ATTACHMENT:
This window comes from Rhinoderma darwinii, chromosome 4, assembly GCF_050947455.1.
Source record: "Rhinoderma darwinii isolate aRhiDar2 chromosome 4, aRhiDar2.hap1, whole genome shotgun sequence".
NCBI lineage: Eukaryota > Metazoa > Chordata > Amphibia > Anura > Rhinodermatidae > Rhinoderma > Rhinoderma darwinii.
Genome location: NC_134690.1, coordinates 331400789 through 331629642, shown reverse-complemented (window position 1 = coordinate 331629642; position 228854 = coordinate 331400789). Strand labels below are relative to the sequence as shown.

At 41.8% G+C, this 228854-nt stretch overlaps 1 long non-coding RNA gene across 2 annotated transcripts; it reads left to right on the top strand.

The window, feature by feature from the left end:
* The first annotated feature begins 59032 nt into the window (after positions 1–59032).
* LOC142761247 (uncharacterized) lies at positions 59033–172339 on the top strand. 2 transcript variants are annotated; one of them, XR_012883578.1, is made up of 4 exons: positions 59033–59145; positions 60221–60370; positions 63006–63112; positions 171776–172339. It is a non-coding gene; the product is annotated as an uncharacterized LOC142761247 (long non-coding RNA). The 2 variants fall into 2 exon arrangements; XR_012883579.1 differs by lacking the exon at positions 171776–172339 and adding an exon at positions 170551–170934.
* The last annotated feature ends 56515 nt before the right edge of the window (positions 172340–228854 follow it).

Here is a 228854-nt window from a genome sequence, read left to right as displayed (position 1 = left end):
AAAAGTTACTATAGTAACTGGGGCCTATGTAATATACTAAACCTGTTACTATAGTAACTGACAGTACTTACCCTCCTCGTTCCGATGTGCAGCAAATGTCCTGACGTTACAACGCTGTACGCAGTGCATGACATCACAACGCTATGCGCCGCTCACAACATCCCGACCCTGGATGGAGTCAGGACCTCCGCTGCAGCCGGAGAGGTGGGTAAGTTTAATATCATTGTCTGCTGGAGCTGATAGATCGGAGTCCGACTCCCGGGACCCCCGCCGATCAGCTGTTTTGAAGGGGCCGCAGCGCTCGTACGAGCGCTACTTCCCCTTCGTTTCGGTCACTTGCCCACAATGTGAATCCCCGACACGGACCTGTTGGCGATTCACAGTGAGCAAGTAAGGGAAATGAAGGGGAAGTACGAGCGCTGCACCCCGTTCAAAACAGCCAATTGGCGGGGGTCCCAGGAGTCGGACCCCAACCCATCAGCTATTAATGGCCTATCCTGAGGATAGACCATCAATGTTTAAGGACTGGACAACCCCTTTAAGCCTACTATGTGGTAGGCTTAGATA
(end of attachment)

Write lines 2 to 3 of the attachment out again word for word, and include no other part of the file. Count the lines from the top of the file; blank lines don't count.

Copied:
Source record: "Rhinoderma darwinii isolate aRhiDar2 chromosome 4, aRhiDar2.hap1, whole genome shotgun sequence".
NCBI lineage: Eukaryota > Metazoa > Chordata > Amphibia > Anura > Rhinodermatidae > Rhinoderma > Rhinoderma darwinii.